Sunday, 23 September 2018

Ed Yong - Parasitic mind control

I've witten a number of articles about parasitic mind control. I have also promoted the symbiont hypothesis of eusociality. I didn't see Ed Yong's 2014 talk until now, though.

There's only a bit in the video about parasite-induced social behavior, but this is turning into a big topic in memetics.

Ed has now written a book relating to this general topic: I Contain Multitudes: The Microbes Within Us and a Grander View of Life. Here is a video of a book talk by Ed..

Saturday, 15 September 2018

Daniel Dennett: Memes as the key to human intelligence

Dennett of the hijacking of the term "meme", the "De-Darwinization" of cultural evolution, memes as "virtual machines" - and various other topics.

I've previously made some critical comments regarding some of this material.

SUsan Blackmore: From Memes to Tremes

Monday, 3 September 2018

Memetic dysbiosis

One piece of symbiology terminology that seems to be missing refers to the idea of host fitness being compromised by the lack of important symbionts. Connie Barlow memorably proposed that these be termed "Ghosts" in her book The Ghosts Of Evolution. Anyway, I am not going to address that issue here, but will instead discuss an umbrella category that includes these "ghosts" - dysbiosis.

Wikipedia says that "dysbiosis" is: "a term for a microbial imbalance or maladaptation on or inside the body, such as an impaired microbiota". Since the etymology of "dysbiosis" suggests that it is a symbiology term - like "symbiosis" - it ought to be a general term that can also be applied to human hosts in the context of cultural symbionts. "Maladaptation" should be taken to refer to the effect on host fitness. Of course, the dysbiosis could be adaptive from the perspective of the finess of the smaller symbionts.

From its definition, memetic dysbiosis could be the result of missing memes, bad memes - or some combination of the two. In either case, memetic dysbiosis could be addressed by some sort of meme therapy.

Sunday, 12 August 2018

Cairns-Smith: chemical evolution critic

One fairly prominent critic of "chemical evolution" was the late A. G. Cairns-Smith. He devoted a substantial section at the start of his book "Genetic Takeover" to explaining where proponents of chemical evolution got it wrong, arguing that the requirements for Darwinian evolution to get going were quite demanding - and most of the proposed prebiotic chemical systems didn't measure up.

This is contrary to the proposals made by proponents of Universal Darwinism, which suggest that copying with variation and selection are ubiquitous physical and chemical processes which can be used to model a wide variety of systems.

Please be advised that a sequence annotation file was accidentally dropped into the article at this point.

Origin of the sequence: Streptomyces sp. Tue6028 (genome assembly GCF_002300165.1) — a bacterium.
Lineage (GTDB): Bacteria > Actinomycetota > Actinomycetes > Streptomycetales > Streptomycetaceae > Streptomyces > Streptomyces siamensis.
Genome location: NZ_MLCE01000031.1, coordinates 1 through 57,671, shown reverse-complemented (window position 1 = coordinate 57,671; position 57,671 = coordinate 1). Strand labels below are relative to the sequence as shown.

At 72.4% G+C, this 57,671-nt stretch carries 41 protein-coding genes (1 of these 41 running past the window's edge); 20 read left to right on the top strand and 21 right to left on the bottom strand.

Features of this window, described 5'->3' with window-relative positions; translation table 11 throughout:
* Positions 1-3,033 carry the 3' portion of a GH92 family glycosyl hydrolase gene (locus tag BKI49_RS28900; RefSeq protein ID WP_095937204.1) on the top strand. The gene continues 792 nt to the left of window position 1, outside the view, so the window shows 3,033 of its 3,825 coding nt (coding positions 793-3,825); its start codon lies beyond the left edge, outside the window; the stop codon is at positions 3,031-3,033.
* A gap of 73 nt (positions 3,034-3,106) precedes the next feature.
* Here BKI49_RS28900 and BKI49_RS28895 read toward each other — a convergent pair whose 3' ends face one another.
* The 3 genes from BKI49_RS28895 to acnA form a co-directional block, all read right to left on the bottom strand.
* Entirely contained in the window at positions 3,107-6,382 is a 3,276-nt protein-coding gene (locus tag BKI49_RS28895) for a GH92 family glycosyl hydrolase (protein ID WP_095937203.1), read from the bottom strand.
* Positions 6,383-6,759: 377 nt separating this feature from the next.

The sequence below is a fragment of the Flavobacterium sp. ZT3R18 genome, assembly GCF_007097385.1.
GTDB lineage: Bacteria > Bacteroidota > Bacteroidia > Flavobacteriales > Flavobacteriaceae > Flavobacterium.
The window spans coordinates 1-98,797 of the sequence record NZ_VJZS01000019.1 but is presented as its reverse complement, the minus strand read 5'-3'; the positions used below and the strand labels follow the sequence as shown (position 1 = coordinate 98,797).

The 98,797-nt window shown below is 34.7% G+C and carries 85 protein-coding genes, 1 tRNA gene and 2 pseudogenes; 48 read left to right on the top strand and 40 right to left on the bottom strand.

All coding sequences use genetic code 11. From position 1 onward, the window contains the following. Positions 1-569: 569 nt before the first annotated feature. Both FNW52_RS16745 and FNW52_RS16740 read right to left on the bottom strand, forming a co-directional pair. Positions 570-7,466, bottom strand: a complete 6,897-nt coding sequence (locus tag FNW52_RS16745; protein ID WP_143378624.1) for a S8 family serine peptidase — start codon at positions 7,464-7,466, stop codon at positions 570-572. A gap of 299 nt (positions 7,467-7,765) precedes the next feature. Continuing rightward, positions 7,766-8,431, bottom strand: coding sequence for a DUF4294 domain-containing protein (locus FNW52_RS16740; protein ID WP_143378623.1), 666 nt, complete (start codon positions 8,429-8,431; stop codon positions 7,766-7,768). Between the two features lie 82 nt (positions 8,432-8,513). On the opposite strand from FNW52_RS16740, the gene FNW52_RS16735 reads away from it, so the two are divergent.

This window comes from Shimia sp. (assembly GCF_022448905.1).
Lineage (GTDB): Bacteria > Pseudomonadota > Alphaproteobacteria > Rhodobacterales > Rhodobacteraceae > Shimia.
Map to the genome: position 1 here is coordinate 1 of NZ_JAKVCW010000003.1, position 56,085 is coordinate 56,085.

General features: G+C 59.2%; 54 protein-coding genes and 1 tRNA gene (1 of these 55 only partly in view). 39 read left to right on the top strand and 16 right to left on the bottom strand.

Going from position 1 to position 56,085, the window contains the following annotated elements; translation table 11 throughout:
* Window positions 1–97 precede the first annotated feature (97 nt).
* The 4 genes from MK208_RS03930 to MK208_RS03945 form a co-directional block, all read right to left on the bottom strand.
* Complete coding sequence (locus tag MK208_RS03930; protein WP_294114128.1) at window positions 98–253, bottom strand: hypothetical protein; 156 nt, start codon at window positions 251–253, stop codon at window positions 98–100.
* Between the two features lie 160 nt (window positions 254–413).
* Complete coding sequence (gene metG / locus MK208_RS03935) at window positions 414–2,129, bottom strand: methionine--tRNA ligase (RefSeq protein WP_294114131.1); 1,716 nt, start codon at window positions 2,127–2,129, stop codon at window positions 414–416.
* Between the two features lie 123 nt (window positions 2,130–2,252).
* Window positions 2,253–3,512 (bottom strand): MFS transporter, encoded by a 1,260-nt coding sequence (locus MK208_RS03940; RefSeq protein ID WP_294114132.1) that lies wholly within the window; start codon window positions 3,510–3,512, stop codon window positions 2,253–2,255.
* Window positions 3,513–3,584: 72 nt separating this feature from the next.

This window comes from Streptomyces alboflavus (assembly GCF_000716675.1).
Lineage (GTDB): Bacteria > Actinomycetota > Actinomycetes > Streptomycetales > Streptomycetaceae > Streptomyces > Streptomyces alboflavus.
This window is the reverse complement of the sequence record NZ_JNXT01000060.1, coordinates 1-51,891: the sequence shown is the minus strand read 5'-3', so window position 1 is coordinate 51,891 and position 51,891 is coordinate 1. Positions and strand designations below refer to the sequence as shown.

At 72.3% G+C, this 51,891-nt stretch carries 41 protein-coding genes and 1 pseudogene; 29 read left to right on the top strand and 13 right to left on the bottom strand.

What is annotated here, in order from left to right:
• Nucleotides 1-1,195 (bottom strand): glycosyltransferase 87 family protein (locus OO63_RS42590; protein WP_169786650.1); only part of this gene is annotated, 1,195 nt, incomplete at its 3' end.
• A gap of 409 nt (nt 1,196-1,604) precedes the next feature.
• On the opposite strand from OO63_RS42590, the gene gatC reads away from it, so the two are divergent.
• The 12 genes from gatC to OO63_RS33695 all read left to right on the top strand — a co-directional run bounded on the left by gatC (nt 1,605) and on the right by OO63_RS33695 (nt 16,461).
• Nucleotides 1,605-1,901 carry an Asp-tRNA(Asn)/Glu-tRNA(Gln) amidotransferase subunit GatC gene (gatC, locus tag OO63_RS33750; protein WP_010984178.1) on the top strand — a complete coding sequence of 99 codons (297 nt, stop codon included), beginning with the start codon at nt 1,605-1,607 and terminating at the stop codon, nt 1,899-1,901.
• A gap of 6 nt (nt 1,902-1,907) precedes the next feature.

As readers may or may not be aware, I am both a proponent of Universal Darwinism and a fan of Cairns-Smith's ideas about the origin of life, so which side of this argument to support is a kind of dilemma for me.

The first thing to say is that Cairns-Smith got it wrong in detail, that simple physical and chemical systems do evolve and exhibit adaptations in much the way that he argued against. Cairns-Smith gave too much weight to the idea that simple physical and chemical systems lacked high fidelity copying - and would therefore undergo an error catastrophe, or a "mutational meltdown". We now know that with positional inheritance, high fidelity copying in prebiotic systems is ubiquitous.

Other problems besides lack of high fidelity copying mean that these systems typically do not go on to launch systems capable of open-ended evolution. One such problem is having a genome with a "low information ceiling" - and Cairns-Smith did discuss that problem. Another such problem is "local exhaustion". Dissipative systems destroy the energy gradients that they feed off. Unless they can continually find new energy sources, they will exhaust their own energy supply and die out. This happens with lightning strikes, for example. They typically do not last for very long, and the reason for that is because they run out of fuel.

It seems possible to me that prebiotic "chemical evolution" will involve adaptations that are on the pathway towards the origin of life (as Cairns-Smith argued against). However, I don't think negating Cairns-Smith's point about the relevance of ochemical evolution has all that much effect on his other arguments. Clay mineral crystals still seem like attractive candidates for the first living things, for essentially the reasons that Cairns-Smith gives in his books on the topic.

Wednesday, 1 August 2018

Virtue signalling: pro-social or anti-social?

In 2011, I stressed the positive side of virtue signalling, writing: "Signalling must often be costly to be effective." Costly signalling of virtuousness to an audience of sceptical cheating-detectors often involves actually being virtuous. However, since then it has become fashionable to use "virtue signalling" as a term of abuse.

In standard biological terminology, signalling can be accurate or misleading, costly or cheap, pro-social or anti-social. I recently saw one attempt to argue that virtue signalling was generally positive, and that pointing it out was usually an anti-social means of making yourself look good. The article was titled " The psychological explanation for why we sometimes hate the good guy". Here's what the authors concluded: